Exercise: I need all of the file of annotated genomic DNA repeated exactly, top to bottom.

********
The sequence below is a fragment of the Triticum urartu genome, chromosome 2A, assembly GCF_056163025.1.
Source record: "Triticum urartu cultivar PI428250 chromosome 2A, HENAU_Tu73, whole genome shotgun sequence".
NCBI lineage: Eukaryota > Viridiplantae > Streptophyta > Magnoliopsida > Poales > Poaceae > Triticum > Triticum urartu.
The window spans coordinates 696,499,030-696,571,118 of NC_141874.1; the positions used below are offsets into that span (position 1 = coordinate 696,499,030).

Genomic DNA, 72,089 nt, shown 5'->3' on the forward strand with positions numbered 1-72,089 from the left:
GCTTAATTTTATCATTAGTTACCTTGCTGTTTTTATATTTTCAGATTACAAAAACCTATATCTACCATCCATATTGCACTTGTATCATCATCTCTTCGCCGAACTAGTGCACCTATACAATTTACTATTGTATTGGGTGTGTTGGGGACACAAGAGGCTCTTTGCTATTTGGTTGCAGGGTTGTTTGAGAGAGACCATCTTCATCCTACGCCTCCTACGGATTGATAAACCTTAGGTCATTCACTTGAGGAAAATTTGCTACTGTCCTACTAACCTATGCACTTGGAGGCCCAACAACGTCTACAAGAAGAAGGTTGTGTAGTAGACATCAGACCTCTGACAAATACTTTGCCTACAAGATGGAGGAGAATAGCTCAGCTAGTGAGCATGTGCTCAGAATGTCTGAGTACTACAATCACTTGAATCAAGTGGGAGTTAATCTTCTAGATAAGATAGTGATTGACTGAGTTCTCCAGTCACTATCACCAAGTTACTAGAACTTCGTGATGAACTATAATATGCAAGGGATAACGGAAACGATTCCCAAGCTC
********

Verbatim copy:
The sequence below is a fragment of the Triticum urartu genome, chromosome 2A, assembly GCF_056163025.1.
Source record: "Triticum urartu cultivar PI428250 chromosome 2A, HENAU_Tu73, whole genome shotgun sequence".
NCBI lineage: Eukaryota > Viridiplantae > Streptophyta > Magnoliopsida > Poales > Poaceae > Triticum > Triticum urartu.
The window spans coordinates 696,499,030-696,571,118 of NC_141874.1; the positions used below are offsets into that span (position 1 = coordinate 696,499,030).

Genomic DNA, 72,089 nt, shown 5'->3' on the forward strand with positions numbered 1-72,089 from the left:
GCTTAATTTTATCATTAGTTACCTTGCTGTTTTTATATTTTCAGATTACAAAAACCTATATCTACCATCCATATTGCACTTGTATCATCATCTCTTCGCCGAACTAGTGCACCTATACAATTTACTATTGTATTGGGTGTGTTGGGGACACAAGAGGCTCTTTGCTATTTGGTTGCAGGGTTGTTTGAGAGAGACCATCTTCATCCTACGCCTCCTACGGATTGATAAACCTTAGGTCATTCACTTGAGGAAAATTTGCTACTGTCCTACTAACCTATGCACTTGGAGGCCCAACAACGTCTACAAGAAGAAGGTTGTGTAGTAGACATCAGACCTCTGACAAATACTTTGCCTACAAGATGGAGGAGAATAGCTCAGCTAGTGAGCATGTGCTCAGAATGTCTGAGTACTACAATCACTTGAATCAAGTGGGAGTTAATCTTCTAGATAAGATAGTGATTGACTGAGTTCTCCAGTCACTATCACCAAGTTACTAGAACTTCGTGATGAACTATAATATGCAAGGGATAACGGAAACGATTCCCAAGCTC